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Central Council for Education and Training in Social Work

Lord Monkswell asked Her Majesty's Government:

The Minister of State, Department of Health (Baroness Jay of Paddington): Further to my reply to my noble friend on 23 July, column WA 165-166; three contextual matters for the review of the Central Council for Education and Training in Social Work should have been included. A full text of the announcement including these three matters is as follows:

The review will have regard to and take account of:

    the implications of the Government's national training organisation initiative for the personal social services sector;

    the recommendations of the National Committee of Inquiry into Higher Education (Dearing Report);

    the Government's plans for the training of probation officers;

    the Government's proposals for devolution in Scotland and Wales, and

    the Government's intention to establish a general social services council.

To minimise uncertainty, we expect this fundamental review to be completed by the end of October. Throughout, the Government's objective remains to ensure that quality services are delivered through a workforce trained and qualified to appropriate levels of competence. Nothing must get in the way of achieving that objective.

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Tobacco Industry: Employment Figures

Lord Stoddart of Swindon asked Her Majesty's Government:

    How many people are employed in the tobacco industry, including manufacturing, distribution and retailing.

The Minister of State, Department of Trade and Industry (Lord Clinton-Davis): The Office for National Statistics' Annual Employment Survey provides the following information for Great Britain in 1995:

    Employees in Employment in the Tobacco Industry (GB,1995)

    Manufacture of Tobacco Products:7,300

    Wholesale of Tobacco Products:1,300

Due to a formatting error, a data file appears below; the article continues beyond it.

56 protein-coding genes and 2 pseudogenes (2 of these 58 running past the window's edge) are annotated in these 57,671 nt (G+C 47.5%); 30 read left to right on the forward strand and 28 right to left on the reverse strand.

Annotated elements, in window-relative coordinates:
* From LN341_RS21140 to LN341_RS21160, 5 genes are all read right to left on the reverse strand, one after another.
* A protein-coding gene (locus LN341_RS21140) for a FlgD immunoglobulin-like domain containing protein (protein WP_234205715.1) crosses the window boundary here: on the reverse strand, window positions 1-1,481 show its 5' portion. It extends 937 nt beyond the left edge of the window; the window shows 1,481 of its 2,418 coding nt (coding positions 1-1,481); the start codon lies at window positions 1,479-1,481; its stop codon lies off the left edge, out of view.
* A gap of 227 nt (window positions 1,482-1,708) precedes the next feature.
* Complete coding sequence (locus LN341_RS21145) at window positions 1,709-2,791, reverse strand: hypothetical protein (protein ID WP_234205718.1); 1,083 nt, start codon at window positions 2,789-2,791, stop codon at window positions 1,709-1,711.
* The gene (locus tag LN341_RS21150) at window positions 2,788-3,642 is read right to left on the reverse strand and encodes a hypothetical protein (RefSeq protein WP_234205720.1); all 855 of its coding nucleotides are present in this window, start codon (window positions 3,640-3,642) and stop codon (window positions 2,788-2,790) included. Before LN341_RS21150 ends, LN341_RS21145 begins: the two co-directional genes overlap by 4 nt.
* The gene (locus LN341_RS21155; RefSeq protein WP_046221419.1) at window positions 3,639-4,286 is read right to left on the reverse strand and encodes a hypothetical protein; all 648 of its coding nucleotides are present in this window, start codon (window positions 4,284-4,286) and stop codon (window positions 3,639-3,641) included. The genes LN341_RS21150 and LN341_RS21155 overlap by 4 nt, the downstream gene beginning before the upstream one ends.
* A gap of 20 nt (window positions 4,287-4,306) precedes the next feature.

Retail Sale of Tobacco Products:5,200

Industrial Performance: Publications

Lord Lucas asked Her Majesty's Government:

    What indicators of the performance of industry they monitor; what the values were at the latest date for which figures are available; and which of these measures they have proposed, or intend to propose, should be used in the benchmarking process which they intend to implement.

The Minister of State, Department of Trade and Industry (Lord Simon of Highbury): Statistics of industrial performance, including the latest figures, can be found in the following publications, all of which are available in the Library of the House: Economic Trends, National Income Accounts, Annual Abstract of Statistics, Monthly Digest of Statistics. The Government's approach to competitiveness and benchmarking will be set out in an audit of UK competitiveness to be published in the autumn and in a White Paper to be published next year.

Chronic Fatigue Syndrome: Research

The Countess of Mar asked Her Majesty's Government:

    What funds have been allocated for research into the organic aetiology of chronic fatigue syndrome and allied syndromes since 1987; how many research proposals have been submitted to the Medical Research Council in that period; of those, how many have been accepted; what reasons have been given for rejection of others and on whose decision.

Lord Simon of Highbury: Since 1987 the Medical Research Council has allocated around £152,220 for research into the organic aetiology of chronic fatigue syndrome and allied syndromes.

Since 1993 there have been nine grant applications to the MRC in this area, of which only one was accepted. Between 1987 and 1993 the basis for indexing and retrieving data was different to the current system which

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makes direct comparisons difficult. However, in that period the MRC has been able to establish that at least seven applications were made for research into Chronic Fatigue Syndrome, and two awards were made.